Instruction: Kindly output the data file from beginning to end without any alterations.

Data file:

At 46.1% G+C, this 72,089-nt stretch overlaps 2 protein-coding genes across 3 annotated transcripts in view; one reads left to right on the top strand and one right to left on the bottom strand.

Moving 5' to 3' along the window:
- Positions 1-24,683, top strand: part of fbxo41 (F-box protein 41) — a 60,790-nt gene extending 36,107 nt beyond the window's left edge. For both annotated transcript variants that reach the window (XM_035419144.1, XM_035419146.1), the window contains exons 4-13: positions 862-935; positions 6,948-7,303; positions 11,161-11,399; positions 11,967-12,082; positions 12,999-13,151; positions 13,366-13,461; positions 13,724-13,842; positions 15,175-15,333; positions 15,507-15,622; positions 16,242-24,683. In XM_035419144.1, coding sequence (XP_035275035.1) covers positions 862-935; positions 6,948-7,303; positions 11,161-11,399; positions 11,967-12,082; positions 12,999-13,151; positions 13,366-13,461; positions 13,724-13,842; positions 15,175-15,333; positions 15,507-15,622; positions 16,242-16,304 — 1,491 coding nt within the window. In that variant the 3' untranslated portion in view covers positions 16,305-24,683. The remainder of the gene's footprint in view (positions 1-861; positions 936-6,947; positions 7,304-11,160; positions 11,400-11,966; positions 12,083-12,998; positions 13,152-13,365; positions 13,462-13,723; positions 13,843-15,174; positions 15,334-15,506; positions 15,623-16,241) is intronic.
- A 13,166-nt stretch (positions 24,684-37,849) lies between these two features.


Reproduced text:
At 46.1% G+C, this 72,089-nt stretch overlaps 2 protein-coding genes across 3 annotated transcripts in view; one reads left to right on the top strand and one right to left on the bottom strand.

Moving 5' to 3' along the window:
- Positions 1-24,683, top strand: part of fbxo41 (F-box protein 41) — a 60,790-nt gene extending 36,107 nt beyond the window's left edge. For both annotated transcript variants that reach the window (XM_035419144.1, XM_035419146.1), the window contains exons 4-13: positions 862-935; positions 6,948-7,303; positions 11,161-11,399; positions 11,967-12,082; positions 12,999-13,151; positions 13,366-13,461; positions 13,724-13,842; positions 15,175-15,333; positions 15,507-15,622; positions 16,242-24,683. In XM_035419144.1, coding sequence (XP_035275035.1) covers positions 862-935; positions 6,948-7,303; positions 11,161-11,399; positions 11,967-12,082; positions 12,999-13,151; positions 13,366-13,461; positions 13,724-13,842; positions 15,175-15,333; positions 15,507-15,622; positions 16,242-16,304 — 1,491 coding nt within the window. In that variant the 3' untranslated portion in view covers positions 16,305-24,683. The remainder of the gene's footprint in view (positions 1-861; positions 936-6,947; positions 7,304-11,160; positions 11,400-11,966; positions 12,083-12,998; positions 13,152-13,365; positions 13,462-13,723; positions 13,843-15,174; positions 15,334-15,506; positions 15,623-16,241) is intronic.
- A 13,166-nt stretch (positions 24,684-37,849) lies between these two features.